When I was interviewing Forest House’s guest chef John Wayne Formica for a feature that would later appear at The Baguio Chronicle, restaurant owner Ari Verzosa also toured me around their family’s newest venture two levels below.
Forest House, the restaurant well known in Baguio for its unique log cabin style, is expanding. This time, it is offering rooms below its dining area with the same cozy and lavishly decorated interiors.
Occupying two levels below its main dining area, the four-room bed & breakfast’s two most salient points are, to my personal opinion, its common fireplace and its bay windows (although you might have to wait a little longer to have a bay-window-equipped room, as the one on the first level is occupied by the restaurant’s extended dining area. The one on the second level, meanwhile, is still being developed into a fifth room).
I try to picture the building’s three levels from afar and I’m reminded of that fuzzy feeling of Christmas, afternoons spent curled up in front of the fireplace and all.
The Bed and Breakfast looks like something only a mother could have put together. There’s never a sunflower out of place, and decorative plates are never overrated, especially against pinewood or brick. And then you have the living room, the cozy couches reminding you of lazy childhood days spent wondering if toys grew on trees.
According to Verzosa, they didn’t want it to look like “a typical hotel.”
True enough, no dark, narrow hotel hallways here, and instead of a brass number fixed on your room door–which is red, by the way-you get a holly wreath. The green door does not get a holly wreath, though. But it does have a guitar hanging on its side, next to a brass bird cage you thought you only saw in storybooks–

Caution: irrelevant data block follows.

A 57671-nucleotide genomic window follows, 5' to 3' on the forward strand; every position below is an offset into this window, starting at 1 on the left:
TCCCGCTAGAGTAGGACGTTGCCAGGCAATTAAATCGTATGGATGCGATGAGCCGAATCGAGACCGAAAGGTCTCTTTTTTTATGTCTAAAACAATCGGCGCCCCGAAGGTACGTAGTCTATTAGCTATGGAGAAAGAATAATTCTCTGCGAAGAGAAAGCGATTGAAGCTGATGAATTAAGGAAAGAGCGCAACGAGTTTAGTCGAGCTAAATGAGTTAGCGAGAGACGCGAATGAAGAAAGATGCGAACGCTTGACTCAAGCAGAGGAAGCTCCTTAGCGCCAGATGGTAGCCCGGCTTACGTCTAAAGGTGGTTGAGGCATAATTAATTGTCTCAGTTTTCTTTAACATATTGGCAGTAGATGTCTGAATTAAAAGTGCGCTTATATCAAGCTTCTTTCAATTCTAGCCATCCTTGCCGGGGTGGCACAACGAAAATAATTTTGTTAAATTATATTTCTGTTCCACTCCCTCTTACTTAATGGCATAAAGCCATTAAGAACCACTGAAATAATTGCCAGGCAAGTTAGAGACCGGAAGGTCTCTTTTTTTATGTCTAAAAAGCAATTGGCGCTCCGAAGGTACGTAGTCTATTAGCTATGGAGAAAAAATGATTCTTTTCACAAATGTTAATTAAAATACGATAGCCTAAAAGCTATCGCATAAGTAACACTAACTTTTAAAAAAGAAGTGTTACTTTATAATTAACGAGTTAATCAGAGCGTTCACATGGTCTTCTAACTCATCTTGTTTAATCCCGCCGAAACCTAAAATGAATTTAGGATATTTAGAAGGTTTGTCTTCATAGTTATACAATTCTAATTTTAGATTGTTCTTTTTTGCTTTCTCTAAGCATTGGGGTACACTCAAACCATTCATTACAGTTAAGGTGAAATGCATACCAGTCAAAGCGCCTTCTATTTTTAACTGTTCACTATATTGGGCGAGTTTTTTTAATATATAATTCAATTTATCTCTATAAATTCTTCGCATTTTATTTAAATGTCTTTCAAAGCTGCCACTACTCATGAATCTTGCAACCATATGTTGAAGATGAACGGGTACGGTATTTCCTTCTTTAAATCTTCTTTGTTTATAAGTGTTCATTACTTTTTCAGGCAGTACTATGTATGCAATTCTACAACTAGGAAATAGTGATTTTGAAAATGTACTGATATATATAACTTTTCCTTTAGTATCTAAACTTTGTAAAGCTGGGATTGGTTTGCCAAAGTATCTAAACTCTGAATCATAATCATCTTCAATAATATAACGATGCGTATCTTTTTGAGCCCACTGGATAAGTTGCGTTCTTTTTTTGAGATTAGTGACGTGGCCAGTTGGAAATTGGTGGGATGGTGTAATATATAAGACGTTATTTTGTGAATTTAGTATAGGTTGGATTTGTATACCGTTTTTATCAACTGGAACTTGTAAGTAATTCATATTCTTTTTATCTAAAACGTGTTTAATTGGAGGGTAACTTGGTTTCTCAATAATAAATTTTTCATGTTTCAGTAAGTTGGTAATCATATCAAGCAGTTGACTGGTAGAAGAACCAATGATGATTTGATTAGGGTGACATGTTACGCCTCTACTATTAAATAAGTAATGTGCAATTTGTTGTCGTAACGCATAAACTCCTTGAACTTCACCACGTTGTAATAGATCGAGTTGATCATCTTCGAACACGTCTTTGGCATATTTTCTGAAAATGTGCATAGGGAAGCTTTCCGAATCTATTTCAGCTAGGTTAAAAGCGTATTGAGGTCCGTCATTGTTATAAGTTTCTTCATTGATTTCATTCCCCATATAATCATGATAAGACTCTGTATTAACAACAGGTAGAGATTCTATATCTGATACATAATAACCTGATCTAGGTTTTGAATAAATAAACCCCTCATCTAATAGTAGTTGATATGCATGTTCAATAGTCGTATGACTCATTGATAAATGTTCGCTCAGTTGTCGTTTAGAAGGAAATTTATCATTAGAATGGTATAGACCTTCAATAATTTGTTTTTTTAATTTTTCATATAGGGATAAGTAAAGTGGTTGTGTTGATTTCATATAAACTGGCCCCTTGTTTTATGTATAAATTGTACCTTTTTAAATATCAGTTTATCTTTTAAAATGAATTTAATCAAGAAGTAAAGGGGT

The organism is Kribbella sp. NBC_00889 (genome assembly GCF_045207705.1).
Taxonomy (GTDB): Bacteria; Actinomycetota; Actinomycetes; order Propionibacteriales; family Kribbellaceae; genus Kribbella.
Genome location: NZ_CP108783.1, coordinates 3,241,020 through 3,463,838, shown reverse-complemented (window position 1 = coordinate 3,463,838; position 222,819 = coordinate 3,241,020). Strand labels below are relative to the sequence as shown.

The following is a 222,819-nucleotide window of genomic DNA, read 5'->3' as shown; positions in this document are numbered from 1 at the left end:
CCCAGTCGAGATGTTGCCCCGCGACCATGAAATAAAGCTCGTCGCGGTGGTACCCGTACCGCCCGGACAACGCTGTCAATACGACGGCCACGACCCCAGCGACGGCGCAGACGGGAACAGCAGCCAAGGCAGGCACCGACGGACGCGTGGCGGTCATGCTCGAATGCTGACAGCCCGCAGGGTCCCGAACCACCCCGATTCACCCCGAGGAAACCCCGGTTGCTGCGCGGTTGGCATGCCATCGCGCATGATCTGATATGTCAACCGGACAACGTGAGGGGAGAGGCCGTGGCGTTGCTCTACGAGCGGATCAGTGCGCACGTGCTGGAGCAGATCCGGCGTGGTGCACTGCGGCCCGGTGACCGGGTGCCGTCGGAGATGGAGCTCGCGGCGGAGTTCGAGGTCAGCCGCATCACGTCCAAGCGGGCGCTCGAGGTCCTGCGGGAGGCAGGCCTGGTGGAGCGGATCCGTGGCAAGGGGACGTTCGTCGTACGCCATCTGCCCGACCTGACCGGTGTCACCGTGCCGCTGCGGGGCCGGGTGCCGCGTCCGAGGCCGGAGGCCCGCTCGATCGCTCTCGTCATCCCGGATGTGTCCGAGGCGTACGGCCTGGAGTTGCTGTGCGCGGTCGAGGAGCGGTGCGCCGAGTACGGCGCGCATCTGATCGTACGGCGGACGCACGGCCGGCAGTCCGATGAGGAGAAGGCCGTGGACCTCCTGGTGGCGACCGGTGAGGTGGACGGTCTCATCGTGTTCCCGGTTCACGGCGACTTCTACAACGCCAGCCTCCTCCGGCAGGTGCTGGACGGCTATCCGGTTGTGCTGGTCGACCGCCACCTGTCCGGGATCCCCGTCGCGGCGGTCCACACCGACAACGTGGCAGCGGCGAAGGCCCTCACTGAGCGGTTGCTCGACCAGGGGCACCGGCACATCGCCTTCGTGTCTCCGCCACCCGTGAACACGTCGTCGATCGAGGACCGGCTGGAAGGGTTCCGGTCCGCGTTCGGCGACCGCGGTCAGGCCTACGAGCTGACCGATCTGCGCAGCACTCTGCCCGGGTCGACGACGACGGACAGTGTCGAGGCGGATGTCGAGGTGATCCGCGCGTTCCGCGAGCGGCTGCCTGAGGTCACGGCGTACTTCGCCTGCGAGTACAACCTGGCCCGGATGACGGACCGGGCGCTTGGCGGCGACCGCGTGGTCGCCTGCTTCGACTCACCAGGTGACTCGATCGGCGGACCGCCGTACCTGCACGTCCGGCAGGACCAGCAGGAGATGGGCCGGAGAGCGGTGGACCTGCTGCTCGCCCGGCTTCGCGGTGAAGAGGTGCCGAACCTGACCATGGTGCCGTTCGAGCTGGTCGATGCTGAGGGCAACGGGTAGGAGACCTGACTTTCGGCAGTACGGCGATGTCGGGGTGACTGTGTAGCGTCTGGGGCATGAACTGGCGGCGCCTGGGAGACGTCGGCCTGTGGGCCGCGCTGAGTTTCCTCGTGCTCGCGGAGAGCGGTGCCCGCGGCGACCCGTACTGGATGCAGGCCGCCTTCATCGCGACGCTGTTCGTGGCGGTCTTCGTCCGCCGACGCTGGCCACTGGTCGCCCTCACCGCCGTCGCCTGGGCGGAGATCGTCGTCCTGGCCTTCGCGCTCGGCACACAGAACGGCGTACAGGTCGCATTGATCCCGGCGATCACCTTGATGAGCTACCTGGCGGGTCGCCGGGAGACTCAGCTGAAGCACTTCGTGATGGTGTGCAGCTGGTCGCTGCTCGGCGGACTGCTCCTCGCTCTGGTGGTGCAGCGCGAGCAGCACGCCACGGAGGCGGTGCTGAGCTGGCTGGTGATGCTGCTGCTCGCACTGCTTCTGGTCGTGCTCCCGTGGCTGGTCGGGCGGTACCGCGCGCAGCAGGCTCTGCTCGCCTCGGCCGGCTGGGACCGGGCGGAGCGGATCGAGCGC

–which is what the whole place reminded me of. It looked like it belonged to Santa, with all those trinkets here and there, only that the Christmas tree was clinging to the wall spanning the first and second levels right next to the spiral staircase–no way Santa could fit himself there.
Kahlil’s Room (all four rooms were named after the owner’s children) has a sliding door leading to a garden, while Chelsea’s Room–the first off the lounge with the red door–has a charming nook with full-wall windows and oversized strawberry vines crawling on the ceiling. No other way to put it–this place is as charming as a bed and breakfast can get.
Lounge around the cozy way in the B&B’s common living room. Owen Ballesteros
If you never got around to having that yellow bedroom door you’ve always wanted, it’s time to make that childhood dream come true. Owen Ballesteros
What’s better than a yellow door? Perhaps a red window. Owen Ballesteros
Accents of blue, green, red, and yellow adorn the spiral staircase leading to Yuri’s Room in the second level. Owen Ballesteros
Kahlil’s Room, one of the four rooms having that characteristic yellow and green accent we’ve always associated with home. Owen Ballesteros
A selection of Forest House’s breakfast menu for its B&B guests: Filipino Breakfast (in photo is Forest House’s specialty, Homemade Bagnet [crispy pork belly]) or All-American Breakfast (in photo is the Breakfast Sausage and Egg). Owen Ballesteros
Diners can also request to dine on the second level for a more beautiful view of the mountains courtesy of its bay windows. Owen Ballesteros
Verzosa also prides Forest House for its custom-made wooden furniture, something that he has extended to the Bed & Breakfast. Owen Ballesteros
Forest House Bed and Breakfast’s website can be accessed here.
All photos in this page are by Owen Ballesteros. You can view his website here.